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NEWS RELEASE · 25th January 2011
Ministry of Skills Devlopement
Out of work and need a hand getting back into the job market?

A new $15-million employment and skills training program can help unemployed British Columbians gain the skills, confidence and experience needed to find employment.

"There are unemployed British Columbians who are determined to do anything they can to find gainful employment, and this program will give them a helping hand in getting back into the job market," said Ida Chong, Minister of Regional Economic and Skills Development. "B.C.'s economic success depends on having a well-educated, highly skilled workforce, and Job Options BC is one more step in building the foundations for that success."

The Province is providing $15 million each fiscal year for Job Options BC - a program that consists of four to six weeks of facilitated group work followed by an additional four to six weeks of work experience, preparing participants for new employment, or when appropriate, further training. When needed, individuals completing the program can also
access up to six months of additional support to help them succeed.

"Through the Canada-B.C. Labour Market Agreement, we are helping to build a skilled, trained and capable workforce," said the Honourable Diane Finley, Minister of Human Resources and Skills Development. "Programs such as Job Options BC are vital to ensuring all Canadians have the essential skills they need to get good jobs and build better futures."

Job Options BC builds on two successful and proven programs, the Targeted Initiative for Older Workers program and the Return to Work Employment Program pilot. Eligible participants for Job Options BC are unemployed, and not currently Employment Insurance (EI) clients.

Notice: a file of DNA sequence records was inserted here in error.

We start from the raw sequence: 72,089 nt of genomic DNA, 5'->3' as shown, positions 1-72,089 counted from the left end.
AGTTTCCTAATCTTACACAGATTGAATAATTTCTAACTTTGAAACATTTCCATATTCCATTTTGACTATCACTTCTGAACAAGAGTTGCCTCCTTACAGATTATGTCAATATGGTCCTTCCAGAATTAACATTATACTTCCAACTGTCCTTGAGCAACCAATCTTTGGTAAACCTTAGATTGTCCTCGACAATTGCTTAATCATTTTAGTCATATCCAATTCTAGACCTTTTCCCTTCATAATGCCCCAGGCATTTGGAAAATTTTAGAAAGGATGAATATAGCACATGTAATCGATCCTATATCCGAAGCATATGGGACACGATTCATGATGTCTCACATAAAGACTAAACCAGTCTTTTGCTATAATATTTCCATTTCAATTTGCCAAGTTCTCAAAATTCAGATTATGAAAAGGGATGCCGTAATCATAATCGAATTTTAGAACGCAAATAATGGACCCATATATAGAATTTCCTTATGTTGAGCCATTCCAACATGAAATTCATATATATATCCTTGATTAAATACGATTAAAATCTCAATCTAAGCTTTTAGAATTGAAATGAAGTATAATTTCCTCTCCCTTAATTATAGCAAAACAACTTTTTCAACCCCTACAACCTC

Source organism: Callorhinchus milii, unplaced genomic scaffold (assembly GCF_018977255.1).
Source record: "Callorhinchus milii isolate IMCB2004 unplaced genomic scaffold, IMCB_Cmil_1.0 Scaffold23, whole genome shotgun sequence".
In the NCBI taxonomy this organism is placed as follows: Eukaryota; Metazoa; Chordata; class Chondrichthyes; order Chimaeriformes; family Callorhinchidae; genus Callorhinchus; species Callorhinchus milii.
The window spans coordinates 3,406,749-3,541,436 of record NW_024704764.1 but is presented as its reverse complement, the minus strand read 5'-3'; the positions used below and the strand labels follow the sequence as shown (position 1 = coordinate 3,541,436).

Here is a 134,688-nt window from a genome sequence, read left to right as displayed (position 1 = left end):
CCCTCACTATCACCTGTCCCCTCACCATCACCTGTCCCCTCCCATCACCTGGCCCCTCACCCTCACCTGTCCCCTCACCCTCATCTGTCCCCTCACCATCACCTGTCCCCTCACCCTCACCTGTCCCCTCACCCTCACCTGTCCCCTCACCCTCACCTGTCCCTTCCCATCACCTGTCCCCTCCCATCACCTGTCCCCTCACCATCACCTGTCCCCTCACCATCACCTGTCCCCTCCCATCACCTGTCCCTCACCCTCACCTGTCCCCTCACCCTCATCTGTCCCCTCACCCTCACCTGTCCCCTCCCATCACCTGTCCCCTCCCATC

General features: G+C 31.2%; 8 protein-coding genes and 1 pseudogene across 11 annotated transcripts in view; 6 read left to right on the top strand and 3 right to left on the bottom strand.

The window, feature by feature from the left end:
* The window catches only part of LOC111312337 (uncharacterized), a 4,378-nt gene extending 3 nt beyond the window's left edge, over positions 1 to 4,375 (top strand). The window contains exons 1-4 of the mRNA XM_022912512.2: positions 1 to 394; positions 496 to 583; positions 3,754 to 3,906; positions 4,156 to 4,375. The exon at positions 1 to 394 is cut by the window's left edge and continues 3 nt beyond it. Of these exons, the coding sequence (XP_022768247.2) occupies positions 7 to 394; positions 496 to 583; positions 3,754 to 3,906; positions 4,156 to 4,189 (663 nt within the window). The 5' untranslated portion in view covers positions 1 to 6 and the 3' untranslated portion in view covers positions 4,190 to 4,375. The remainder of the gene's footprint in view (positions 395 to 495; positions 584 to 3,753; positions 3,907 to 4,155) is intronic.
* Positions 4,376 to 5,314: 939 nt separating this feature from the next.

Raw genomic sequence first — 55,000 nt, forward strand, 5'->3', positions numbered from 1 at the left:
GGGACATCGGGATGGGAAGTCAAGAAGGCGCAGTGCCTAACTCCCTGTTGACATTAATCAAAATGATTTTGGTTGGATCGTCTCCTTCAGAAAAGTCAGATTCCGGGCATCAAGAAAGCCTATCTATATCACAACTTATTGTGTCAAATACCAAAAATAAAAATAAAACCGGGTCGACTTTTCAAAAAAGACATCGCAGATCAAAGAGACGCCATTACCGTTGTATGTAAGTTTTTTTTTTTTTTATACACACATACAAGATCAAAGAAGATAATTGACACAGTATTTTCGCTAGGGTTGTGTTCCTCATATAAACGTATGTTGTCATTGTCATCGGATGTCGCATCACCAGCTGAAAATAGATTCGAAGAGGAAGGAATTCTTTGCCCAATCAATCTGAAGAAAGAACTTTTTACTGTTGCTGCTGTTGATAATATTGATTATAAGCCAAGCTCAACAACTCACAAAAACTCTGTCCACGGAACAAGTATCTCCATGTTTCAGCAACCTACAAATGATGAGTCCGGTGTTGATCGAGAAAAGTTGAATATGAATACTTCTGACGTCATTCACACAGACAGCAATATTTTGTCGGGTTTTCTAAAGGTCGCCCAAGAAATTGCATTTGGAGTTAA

Under the Canada/BC Labour Market Agreement (LMA), the Government of Canada is providing the Province with approximately $66 million annually until 2013-14. Through a variety of programs and services, this funding increases access to training for unemployed individuals who are not currently EI clients, including those who are underrepresented in the labour market. Funding also supports programs/services for employed individuals who are low-skilled, or who require recognized credentials to reach their full potential in the current marketplace.

For more information on Job Options BC or the LMA, visit:
Comment by TOM on 26th January 2011
The problem is not the lack of job search skills for employment, moreover, the lack of jobs in specfic regions; hence, monies should be allocated to economic development and job creation, whereby job seekers can then work. Teaching a skill(job search) when there is no labour market activity, will not manipulate the labour market supply and demand, and hence not create employment. Each regions labour market supply/demand is unique,and to lump them all in to the same response, is not going to have an impact, but will only create employment for the facilitaors.